Instructables

Changing the Natural Laws for Science Fiction

Ok, so there's a new show in the U.S. called Revolution. I haven't watched it, but it seems the premise is a world where all electronics suddenly stopped working. No iPhones, no lights, no vibrobots. nothing.

My question is, what possible explanation could they have for this? A world where electrons won't flow doesn't make sense to me. They still have lightning. They still have fire. Their brains work. Does anybody know if there is any science behind this? What could stop electricity from working in all technology and still allow the natural functioning of electrical processes in nature?

I refuse to watch the show because I'm pretty sure they will never answer this question, or worse, they will blame it on aliens.

justbennett (author) 2 years ago
Okay, so I talked to a friend who read the book the series is based on. He says that the cause of the blackout is eventually revealed in the story and that it actually doesn't break natural laws. He didn't want to spoil anything, but I'm assuming there is a new man-made technology at work. Some sort of perpetual EMF network?

Anyway, after reading the book, which was pretty good, he said; he thought the show was kinda lame. Maybe I'll read the book.
Sometimes we have to suspend reality to enjoy a work of fiction, like "Reptilicus", “Independence Day”, “Jackie Chan Adventures (cartoon)” or “Shadow of the Vampire”.

I have not watched “Revolution” myself, so I don't know if they are following the rules they set down for themselves at the beginning. I am assuming the writers started with the question of "What would happen if there was a huge EMF pulse that affected the whole world?" but did not understand that new electrical devices would work even though the old devices were fried. I’d have trouble sitting through that, but I’d be okay with “we are in an alternate dimension/Twilight Zone” kind of thing.

The trouble with most TV & movie writers is that they usually have only the vaguest idea how the science & technology they are writing about works, and make horrible mistakes when trying to write serious sci-fi or crime drama. The “dark matter” episode of X-Files leaps to mind, as does “The Core”. And that awful movie about blowing up a hurricane – where did all of the energy in the storm go? Energy does not just disappear. And the whole premise was flawed – a strong eyewall is the result of a strong storm, not the cause of a strong storm. Did everyone sleep through every science class??? Deep breaths……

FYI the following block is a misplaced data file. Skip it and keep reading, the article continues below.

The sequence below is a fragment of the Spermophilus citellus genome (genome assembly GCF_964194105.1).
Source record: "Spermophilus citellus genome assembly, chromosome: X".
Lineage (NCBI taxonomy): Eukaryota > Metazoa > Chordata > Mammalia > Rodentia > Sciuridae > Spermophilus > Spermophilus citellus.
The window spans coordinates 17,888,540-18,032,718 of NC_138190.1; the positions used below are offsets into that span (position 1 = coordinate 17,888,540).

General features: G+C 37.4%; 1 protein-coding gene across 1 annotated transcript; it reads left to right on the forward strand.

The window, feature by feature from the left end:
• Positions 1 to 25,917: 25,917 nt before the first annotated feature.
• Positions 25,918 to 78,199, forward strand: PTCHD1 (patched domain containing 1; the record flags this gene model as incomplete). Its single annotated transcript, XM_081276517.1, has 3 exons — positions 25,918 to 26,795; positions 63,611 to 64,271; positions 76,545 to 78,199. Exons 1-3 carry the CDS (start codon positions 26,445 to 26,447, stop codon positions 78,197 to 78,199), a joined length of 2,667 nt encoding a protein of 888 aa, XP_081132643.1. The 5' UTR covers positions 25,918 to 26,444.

Silly 50’s B-movies are exempt from the laws of physics, but should know that intestines would never spill out of a chest wound.

I have a tendency to make agonized noises and point out the really ludicrous stuff when watching on TV or DVD at home. The very rare times I am at a theater, I confine myself to muffled snorting sounds when orcas emit humpback whale song, a tectonic mountain suddenly spews lava, or a dust mite is swimming through someone’s cerebro-spinal fluid. Bwha ha ha ha ha!

Some changes can be necessary for artistic reasons. A good example is light from an unknown source when a scene would be pitch-dark in real life. The audience prefers to see what is going on.
Writers enjoy creative licenses thus sometimes bending the truth to make works of fiction. One movie that I did not care much was 2012 and its theory of the hollow earth. The special effects were too chaotic.
Sorry about the rant, but sometimes I wonder about the state of education in this country.
I have watched the show online and just so you know they don't tell you what happened. It's part of the plot. But there is some electrical that works if you have the set up for it (it's in the pilot but they don't explain it, part of the plot I suppose). It's not the worse show I've seen, but far from the best. It seems to me they are trying to draw the Hunger Games crowd, but it is what it is, a TV show. Will I watch it again, yes. Will I be upset if I miss an episode, nope.